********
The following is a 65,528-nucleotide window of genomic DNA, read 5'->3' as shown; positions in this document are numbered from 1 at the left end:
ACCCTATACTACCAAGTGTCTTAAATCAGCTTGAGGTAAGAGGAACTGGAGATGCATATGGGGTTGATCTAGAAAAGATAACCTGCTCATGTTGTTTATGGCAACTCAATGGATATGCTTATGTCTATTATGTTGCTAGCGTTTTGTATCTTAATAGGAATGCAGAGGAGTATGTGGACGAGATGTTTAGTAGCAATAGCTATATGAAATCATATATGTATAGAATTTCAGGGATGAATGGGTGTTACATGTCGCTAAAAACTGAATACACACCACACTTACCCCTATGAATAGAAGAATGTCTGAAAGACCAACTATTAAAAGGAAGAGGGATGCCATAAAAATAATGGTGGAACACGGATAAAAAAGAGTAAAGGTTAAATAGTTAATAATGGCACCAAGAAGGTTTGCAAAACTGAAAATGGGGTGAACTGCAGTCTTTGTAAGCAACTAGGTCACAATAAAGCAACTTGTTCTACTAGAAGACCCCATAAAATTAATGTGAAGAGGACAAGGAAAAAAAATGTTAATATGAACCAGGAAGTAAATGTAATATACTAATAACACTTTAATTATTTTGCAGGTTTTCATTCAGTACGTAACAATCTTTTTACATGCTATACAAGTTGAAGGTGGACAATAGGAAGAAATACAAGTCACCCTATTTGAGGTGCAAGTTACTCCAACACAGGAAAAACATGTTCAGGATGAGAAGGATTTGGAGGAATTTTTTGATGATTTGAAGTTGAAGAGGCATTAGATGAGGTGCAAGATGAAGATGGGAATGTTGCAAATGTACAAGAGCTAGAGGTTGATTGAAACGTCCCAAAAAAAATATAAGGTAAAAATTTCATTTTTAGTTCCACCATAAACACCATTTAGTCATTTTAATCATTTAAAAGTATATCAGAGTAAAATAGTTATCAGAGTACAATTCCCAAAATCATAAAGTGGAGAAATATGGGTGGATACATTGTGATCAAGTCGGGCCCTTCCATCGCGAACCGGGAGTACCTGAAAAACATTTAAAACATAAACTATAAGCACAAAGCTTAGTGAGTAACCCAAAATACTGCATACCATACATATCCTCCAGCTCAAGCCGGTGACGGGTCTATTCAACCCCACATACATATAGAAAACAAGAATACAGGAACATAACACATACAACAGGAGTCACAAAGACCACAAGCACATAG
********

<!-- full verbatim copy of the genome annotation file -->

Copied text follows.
The following is a 65,528-nucleotide window of genomic DNA, read 5'->3' as shown; positions in this document are numbered from 1 at the left end:
ACCCTATACTACCAAGTGTCTTAAATCAGCTTGAGGTAAGAGGAACTGGAGATGCATATGGGGTTGATCTAGAAAAGATAACCTGCTCATGTTGTTTATGGCAACTCAATGGATATGCTTATGTCTATTATGTTGCTAGCGTTTTGTATCTTAATAGGAATGCAGAGGAGTATGTGGACGAGATGTTTAGTAGCAATAGCTATATGAAATCATATATGTATAGAATTTCAGGGATGAATGGGTGTTACATGTCGCTAAAAACTGAATACACACCACACTTACCCCTATGAATAGAAGAATGTCTGAAAGACCAACTATTAAAAGGAAGAGGGATGCCATAAAAATAATGGTGGAACACGGATAAAAAAGAGTAAAGGTTAAATAGTTAATAATGGCACCAAGAAGGTTTGCAAAACTGAAAATGGGGTGAACTGCAGTCTTTGTAAGCAACTAGGTCACAATAAAGCAACTTGTTCTACTAGAAGACCCCATAAAATTAATGTGAAGAGGACAAGGAAAAAAAATGTTAATATGAACCAGGAAGTAAATGTAATATACTAATAACACTTTAATTATTTTGCAGGTTTTCATTCAGTACGTAACAATCTTTTTACATGCTATACAAGTTGAAGGTGGACAATAGGAAGAAATACAAGTCACCCTATTTGAGGTGCAAGTTACTCCAACACAGGAAAAACATGTTCAGGATGAGAAGGATTTGGAGGAATTTTTTGATGATTTGAAGTTGAAGAGGCATTAGATGAGGTGCAAGATGAAGATGGGAATGTTGCAAATGTACAAGAGCTAGAGGTTGATTGAAACGTCCCAAAAAAAATATAAGGTAAAAATTTCATTTTTAGTTCCACCATAAACACCATTTAGTCATTTTAATCATTTAAAAGTATATCAGAGTAAAATAGTTATCAGAGTACAATTCCCAAAATCATAAAGTGGAGAAATATGGGTGGATACATTGTGATCAAGTCGGGCCCTTCCATCGCGAACCGGGAGTACCTGAAAAACATTTAAAACATAAACTATAAGCACAAAGCTTAGTGAGTAACCCAAAATACTGCATACCATACATATCCTCCAGCTCAAGCCGGTGACGGGTCTATTCAACCCCACATACATATAGAAAACAAGAATACAGGAACATAACACATACAACAGGAGTCACAAAGACCACAAGCACATAG